Deer Cuttin’ Q&A: About Silver Skin

Video silver skin on deer meat

How important is removal of “silver skin” from venison meat cuts in terms of impact on flavor — e.g., gaminess? Does it matter? Is it worth the time to get rid of it all? — Tim Rued

Removal of the silver skin is best for certain cuts of the deer meat. The gaminess is somewhat on the silver skin—most of that will be in the meat itself—but a lot of the gaminess depends upon what the deer eats, clean the field dressing was, how well cleaned the animal was after being field dressed, and whether it was properly cooled. All of those factors will determine the deer’s gaminess.

The thick, heavy silver skin and heavy white tendons need to be trimmed off. Most of this product is found on the leg meat from the front legs; this meat is commonly called the shank meat. The lighter silver skin on the legs will be fine to grind up for sausage or trim. We say that if you can see through the silver skin, it will grind up easily and be okay. The amount of time to trim off all the silver skin on the leg meat would be substantial, and the benefits so slight that it wouldn’t be worth it. On the solid muscle cuts such as back strap or shoulder clod roast, the silver skin will peel away very easy.

The trick to removing silver skin on these parts is to cut cold meat (at temperatures of less than 40°). Treat the piece of meat like a fish fillet: Turn it over and cut down to the silver skin front, from the thickest part to the thinner part—just like a fish fillet. Hold the first silver skin tight in your left hand, guiding a sharp knife at a 30° angle while maintaining light pressure on the knife. Slowly push the knife along the silver skin and push it all the way to the end. Let your knife do the work; don’t force the knife, or the silver skin will peel right off. Maintain a light, easy pressure, and it will come off easily.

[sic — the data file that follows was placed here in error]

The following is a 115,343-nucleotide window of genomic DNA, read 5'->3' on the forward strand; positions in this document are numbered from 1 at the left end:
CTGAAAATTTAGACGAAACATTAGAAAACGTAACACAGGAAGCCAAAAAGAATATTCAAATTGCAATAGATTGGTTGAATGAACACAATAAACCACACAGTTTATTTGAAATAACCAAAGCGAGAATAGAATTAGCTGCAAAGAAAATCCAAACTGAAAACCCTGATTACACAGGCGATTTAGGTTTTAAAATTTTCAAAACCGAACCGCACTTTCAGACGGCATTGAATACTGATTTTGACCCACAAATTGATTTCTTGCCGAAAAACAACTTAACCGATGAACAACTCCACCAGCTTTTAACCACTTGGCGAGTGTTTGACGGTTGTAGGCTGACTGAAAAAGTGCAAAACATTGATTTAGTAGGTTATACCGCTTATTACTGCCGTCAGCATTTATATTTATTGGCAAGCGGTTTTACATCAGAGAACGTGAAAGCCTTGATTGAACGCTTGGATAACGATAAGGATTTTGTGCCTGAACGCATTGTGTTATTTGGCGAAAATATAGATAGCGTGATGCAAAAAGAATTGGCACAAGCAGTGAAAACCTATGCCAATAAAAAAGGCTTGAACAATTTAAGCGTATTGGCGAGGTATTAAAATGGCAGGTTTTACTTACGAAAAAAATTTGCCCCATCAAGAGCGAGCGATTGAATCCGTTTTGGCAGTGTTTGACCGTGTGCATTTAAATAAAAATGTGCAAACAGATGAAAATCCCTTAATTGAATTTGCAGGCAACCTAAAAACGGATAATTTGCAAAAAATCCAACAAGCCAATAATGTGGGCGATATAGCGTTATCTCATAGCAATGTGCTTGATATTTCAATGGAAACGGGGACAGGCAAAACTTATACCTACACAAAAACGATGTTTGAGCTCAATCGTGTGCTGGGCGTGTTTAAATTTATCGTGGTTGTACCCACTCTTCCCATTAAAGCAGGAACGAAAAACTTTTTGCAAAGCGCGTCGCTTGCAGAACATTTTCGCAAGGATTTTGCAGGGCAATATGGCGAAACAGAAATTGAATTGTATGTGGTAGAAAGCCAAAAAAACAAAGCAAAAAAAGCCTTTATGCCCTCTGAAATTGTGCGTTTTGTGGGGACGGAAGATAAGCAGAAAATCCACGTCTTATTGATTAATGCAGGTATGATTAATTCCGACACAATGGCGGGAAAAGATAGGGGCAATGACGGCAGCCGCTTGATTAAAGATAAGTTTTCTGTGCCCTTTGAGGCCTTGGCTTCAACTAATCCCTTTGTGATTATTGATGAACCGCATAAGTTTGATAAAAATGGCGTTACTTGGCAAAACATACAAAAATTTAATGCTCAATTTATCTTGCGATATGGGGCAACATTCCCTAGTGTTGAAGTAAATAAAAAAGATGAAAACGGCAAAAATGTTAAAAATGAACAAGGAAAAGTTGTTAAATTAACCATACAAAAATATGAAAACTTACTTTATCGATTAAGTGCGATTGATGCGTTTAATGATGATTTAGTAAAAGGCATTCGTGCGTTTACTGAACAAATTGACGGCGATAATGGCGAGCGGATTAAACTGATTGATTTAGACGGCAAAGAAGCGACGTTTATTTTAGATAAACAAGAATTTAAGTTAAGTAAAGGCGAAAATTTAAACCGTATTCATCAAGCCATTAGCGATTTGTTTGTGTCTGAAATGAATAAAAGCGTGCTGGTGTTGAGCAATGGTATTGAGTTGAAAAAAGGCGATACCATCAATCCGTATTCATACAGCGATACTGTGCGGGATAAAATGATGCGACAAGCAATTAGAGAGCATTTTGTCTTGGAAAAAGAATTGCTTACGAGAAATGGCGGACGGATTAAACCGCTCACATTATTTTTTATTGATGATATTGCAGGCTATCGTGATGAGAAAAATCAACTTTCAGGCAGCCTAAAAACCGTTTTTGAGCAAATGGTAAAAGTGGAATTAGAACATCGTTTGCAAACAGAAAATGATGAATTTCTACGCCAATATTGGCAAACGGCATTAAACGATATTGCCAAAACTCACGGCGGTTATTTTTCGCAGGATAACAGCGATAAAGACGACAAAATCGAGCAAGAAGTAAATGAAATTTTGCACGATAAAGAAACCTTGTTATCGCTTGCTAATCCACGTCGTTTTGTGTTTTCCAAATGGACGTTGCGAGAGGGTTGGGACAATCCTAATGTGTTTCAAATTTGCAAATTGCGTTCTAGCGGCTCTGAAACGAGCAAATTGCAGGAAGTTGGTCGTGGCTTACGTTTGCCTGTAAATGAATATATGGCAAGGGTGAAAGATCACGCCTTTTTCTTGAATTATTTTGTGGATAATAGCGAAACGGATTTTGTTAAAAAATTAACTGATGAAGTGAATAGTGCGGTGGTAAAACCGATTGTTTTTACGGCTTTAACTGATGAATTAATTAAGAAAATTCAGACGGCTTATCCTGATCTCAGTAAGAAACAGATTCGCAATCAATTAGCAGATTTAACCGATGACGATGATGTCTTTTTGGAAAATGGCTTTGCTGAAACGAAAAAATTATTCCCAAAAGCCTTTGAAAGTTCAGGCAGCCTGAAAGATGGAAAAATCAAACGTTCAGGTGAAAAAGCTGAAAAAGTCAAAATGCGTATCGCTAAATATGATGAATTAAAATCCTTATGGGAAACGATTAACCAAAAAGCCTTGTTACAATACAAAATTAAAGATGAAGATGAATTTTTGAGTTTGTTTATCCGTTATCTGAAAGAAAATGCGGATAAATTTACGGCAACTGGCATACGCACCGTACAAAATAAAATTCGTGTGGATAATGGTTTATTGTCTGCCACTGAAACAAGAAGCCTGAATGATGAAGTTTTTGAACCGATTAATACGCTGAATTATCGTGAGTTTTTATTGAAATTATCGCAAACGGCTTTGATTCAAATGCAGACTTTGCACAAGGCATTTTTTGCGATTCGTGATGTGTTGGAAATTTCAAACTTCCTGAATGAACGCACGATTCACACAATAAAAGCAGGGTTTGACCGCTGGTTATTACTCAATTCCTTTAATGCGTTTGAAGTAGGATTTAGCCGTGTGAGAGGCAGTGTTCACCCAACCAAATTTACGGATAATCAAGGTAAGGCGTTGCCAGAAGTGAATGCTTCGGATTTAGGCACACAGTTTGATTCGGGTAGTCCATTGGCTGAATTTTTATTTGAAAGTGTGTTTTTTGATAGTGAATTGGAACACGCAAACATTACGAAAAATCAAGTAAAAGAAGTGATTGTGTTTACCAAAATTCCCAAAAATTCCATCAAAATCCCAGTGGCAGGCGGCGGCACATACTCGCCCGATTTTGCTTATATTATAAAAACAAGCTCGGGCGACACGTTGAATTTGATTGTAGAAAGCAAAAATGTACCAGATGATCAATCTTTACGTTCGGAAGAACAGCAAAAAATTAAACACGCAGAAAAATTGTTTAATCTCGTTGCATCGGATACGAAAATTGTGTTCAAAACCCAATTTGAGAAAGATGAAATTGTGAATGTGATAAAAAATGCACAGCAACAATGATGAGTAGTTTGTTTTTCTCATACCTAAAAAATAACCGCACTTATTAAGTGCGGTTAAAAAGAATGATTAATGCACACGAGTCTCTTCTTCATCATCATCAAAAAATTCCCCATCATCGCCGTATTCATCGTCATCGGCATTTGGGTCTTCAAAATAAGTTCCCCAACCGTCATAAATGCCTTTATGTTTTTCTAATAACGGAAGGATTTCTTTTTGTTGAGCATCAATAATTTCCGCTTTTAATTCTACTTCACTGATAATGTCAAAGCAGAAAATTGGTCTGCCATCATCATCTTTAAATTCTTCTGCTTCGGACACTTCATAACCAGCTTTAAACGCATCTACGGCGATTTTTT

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What’s the easiest way to remove silver skin from shoulder meat so it doesn’t clog up my grinder? — Nate Nance

We’ve talked about removing the silver skin; now let’s focus on grinding the trim. Cut up the deer and let it cool overnight (or, more optimally, for a day) at 32°. A sliver of ice crystals on the trim will tip you off that the trim is ready grinding; the coolness of the meat will ensure that it won’t clog your grinder. It also allows for some of the blood to drain out of the trim before it’s processed.

Other tricks: Make sure the blades on the grinder are sharp—always start out with clean, sharp blades. When you put the grinder together, spray the auger, blades, and head with some cooking oil. This will prevent burnout and the dulling of your blades, which can be caused in those first few seconds of each session, before the machine’s blades are actually grinding meat. The meat keeps the blade and the plate cool; pressure on the blade and plate normally cause them to heat up, with dull blades exacerbating the process. Keep your blades sharp and your cutting will move at a good pace and will heat up the meat more quickly.

Kerry is a professional butcher and the founder of Deer Dummy. Check out his entire line of products at

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